8. The dental management of medically compromised patients.

Orthodontics

  1. To develop skills in the collection of the orthodontic clinical data and the formulation of a problem list.
  2. To gain knowledge of the correct management of orthodontic appliances and of emergencies that may arise during their use.
  3. To improve their ability to inform patients about the scope, nature and requirements of orthodontic treatment.
  4. To begin to develop ability to refer patients for an orthodontic opinion at the optimal time and in an optimal fashion.

This unit contributes to delivery and assessment of the following General Dental Council learning outcomes as specified in Preparing for Practice:

Q1 / Q2 / Q3 / Q5 / Q6 / Q7

1.1: 1.1.1 / 1.1.2 / 1.1.3 / 1.1.4 / 1.1.5 / 1.1.6 / 1.1.7 / 1.1.8 / 1.1.9

1.2: 1.2.1 / 1.2.2 / 1.2.3 / 1.2.4 / 1.2.5 / 1.2.6 / 1.2.7

1.4: 1.4.1 / 1.4.2

1.5: 1.5.1 / 1.5.3 / 1.5.4 / 1.5.5 / 1.5.6

1.7: 1.7.1 / 1.7.2 / 1.7.3 / 1.7.4 / 1.7.5 / 1.7.7 / 1.7.8 / 1.7.9 / 1.7.10 / 1.7.11

1.8: 1.8.1 / 1.8.4 / 1.8.5 / 1.8.6 / 1.8.7

1.9: 1.9.1 / 1.9.2 / 1.9.3 / 1.9.4

1.10: 1.10.1 / 1.10.2 / 1.10.3 / 1.10.4 / 1.10.5 / 1.10.6 / 1.10.7

1.11: 1.11.1 / 1.11.2 / 1.11.3 / 1.11.4

1.12: 1.12.1 / 1.12.2 / 1.12.3 / 1.12.4 / 1.12.5 / 1.12.6 / 1.12.7 / 1.12.8

1.13: 1.13.1 / 1.13.2 / 1.13.3 / 1.13.4 / 1.13.5 / 1.13.7

1.14: 1.14.1 / 1.14.2 / 1.14.3 / 1.14.4 / 1.14.5 / 1.14.6 / 1.14.8 / 1.14.9 / 1.14.10 / 1.14.11

2: 2.2 / 2.3 / 2.4 / 2.5

3: 3.1 / 3.2 / 3.3 / 3.4

4: 4.1 / 4.2 / 4.3 / 4.4

5: 5.1 / 5.2 / 5.3 / 5.4 / 5.5

6: 6.1 / 6.2 / 6.3 / 6.4 / 6.5

7: 7.1 / 7.2 / 7.3 / 7.4 / 7.5

8: 8.1 / 8.2 / 8.3

9: 9.1 / 9.2 / 9.3 / 9.4 / 9.5 / 9.6 / 9.7

10: 10.1 / 10.2 / 10.3 / 10.4 / 10.5 / 10.6 / 10.7 / 10.8

11: 11.1 /11.2 / 11.3 / 11.4 / 11.5 / 11.7 / 11.8

12: 12.1 / 12.2 / 12.3 / 12.4 / 12.5

Teaching details

Teaching will use a blended learning approach delivered through a combination of synchronous and asynchronous activities. Students will be expected to engage with all learning.

1. Oral Disease

The Oral Disease course element will consist of:

* 39 Oral Medicine/Maxillofacial Surgery/Pathology/Radiology/Special Care Dentistry lectures. For this lecture programme we would expect 1-2 hours pre-reading and 1-2 hours follow up per lecture/ topic teaching.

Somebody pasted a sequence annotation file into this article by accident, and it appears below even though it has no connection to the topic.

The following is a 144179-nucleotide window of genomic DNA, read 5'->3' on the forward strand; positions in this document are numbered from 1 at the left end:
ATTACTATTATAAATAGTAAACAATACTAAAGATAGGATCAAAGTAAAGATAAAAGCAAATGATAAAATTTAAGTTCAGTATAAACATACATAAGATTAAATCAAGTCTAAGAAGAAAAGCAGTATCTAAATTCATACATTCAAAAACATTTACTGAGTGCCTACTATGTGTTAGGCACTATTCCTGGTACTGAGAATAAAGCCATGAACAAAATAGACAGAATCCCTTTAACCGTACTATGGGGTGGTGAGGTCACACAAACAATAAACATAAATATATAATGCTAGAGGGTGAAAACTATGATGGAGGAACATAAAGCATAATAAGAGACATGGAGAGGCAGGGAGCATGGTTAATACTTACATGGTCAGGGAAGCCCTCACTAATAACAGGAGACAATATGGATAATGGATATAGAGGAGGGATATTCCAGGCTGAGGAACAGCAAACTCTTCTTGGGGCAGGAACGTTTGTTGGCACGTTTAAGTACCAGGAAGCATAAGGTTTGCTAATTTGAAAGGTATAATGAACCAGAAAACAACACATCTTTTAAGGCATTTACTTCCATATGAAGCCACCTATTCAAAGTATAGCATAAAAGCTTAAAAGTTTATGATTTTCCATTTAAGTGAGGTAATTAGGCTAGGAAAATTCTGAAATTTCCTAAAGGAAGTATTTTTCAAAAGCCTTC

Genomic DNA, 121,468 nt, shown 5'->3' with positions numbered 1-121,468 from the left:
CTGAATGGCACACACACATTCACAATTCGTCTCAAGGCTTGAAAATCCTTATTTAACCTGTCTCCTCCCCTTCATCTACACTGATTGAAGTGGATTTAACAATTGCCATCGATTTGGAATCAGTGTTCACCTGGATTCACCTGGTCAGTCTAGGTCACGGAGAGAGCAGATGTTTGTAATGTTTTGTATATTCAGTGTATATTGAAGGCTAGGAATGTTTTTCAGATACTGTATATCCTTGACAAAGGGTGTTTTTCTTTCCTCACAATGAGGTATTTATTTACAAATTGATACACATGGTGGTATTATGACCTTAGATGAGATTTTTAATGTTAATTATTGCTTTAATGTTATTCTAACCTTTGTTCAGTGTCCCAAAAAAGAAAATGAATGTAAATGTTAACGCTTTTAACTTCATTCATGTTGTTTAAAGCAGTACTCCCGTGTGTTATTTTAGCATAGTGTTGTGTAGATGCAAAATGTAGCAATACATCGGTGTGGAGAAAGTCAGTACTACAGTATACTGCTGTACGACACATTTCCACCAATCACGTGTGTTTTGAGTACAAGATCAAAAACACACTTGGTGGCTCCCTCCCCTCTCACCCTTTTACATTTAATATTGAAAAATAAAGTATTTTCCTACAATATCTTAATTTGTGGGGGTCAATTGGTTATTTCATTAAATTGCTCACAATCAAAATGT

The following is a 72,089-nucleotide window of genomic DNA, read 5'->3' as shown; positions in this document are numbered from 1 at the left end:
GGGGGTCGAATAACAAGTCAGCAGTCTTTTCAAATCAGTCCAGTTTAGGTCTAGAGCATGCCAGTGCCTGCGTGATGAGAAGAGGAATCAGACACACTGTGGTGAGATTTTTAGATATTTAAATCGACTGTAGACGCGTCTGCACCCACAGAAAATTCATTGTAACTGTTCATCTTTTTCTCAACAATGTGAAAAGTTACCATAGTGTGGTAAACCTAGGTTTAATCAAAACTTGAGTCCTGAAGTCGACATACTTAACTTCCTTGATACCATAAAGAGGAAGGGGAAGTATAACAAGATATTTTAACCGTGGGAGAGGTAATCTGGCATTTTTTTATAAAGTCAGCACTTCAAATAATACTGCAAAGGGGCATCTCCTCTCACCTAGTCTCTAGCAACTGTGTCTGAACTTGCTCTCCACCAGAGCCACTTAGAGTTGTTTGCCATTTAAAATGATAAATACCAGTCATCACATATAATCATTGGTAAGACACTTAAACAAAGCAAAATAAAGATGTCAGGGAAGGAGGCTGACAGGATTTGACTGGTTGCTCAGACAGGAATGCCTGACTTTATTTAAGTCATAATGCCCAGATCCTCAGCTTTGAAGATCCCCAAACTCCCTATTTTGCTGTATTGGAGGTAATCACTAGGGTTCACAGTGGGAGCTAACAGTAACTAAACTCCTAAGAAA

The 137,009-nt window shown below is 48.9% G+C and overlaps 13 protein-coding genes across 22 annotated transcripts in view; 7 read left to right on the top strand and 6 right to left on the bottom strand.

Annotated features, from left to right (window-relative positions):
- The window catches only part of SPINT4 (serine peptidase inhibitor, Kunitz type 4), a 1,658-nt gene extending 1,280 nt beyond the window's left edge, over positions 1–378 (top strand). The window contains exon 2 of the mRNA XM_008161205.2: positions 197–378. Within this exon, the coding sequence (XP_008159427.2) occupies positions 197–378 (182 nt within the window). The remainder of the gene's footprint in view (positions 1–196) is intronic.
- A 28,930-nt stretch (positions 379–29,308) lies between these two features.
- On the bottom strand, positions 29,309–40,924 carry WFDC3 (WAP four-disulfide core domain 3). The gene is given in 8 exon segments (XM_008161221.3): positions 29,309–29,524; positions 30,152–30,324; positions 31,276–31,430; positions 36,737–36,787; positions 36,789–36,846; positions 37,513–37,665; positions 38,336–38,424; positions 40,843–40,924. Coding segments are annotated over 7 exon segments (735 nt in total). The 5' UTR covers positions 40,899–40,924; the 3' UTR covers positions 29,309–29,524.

• Problem based learning tutorials (including 2 x 3 hours of student presentations).
  • Clinical chairside teaching

2. Orthodontics

The main body of the teaching takes place on the clinic and is led by one or two supervisors who teach the same group through years 4 and 5, following introductory teaching in year 3. Teaching in this element is carried out by an integrated combination of:

  • Tutorials. These frequently contain a PowerPoint presentation and have associated reading from the recommended textbook.
  • Clinical demonstrations.
  • Supervised patient care of both continuing care patients and emergency visits to deal with orthodontic braces which are broken or in need of urgent adjustment.
  • Use is also made of case scenarios to increase the ability to apply knowledge to specific situations though problem-based learning. Case scenarios are also available on-line in the clinic for use when patients fail to arrive or happen not be scheduled for a pair of students.

Assessment Details

The final Unit mark is an aggregate of the following assessments:

  • eAssessment in Oral Disease (80% of the final unit mark)
  • eAssessment in Orthodontics (20%)

Both assessments must be passed. The standard set pass mark will be scaled to 50%.

eAssessment in Oral Disease - The Oral Disease eAssessment takes place in term 4.2. It comprises a range of question types amounting to 80 marks (approximately) and lasts 60 minutes.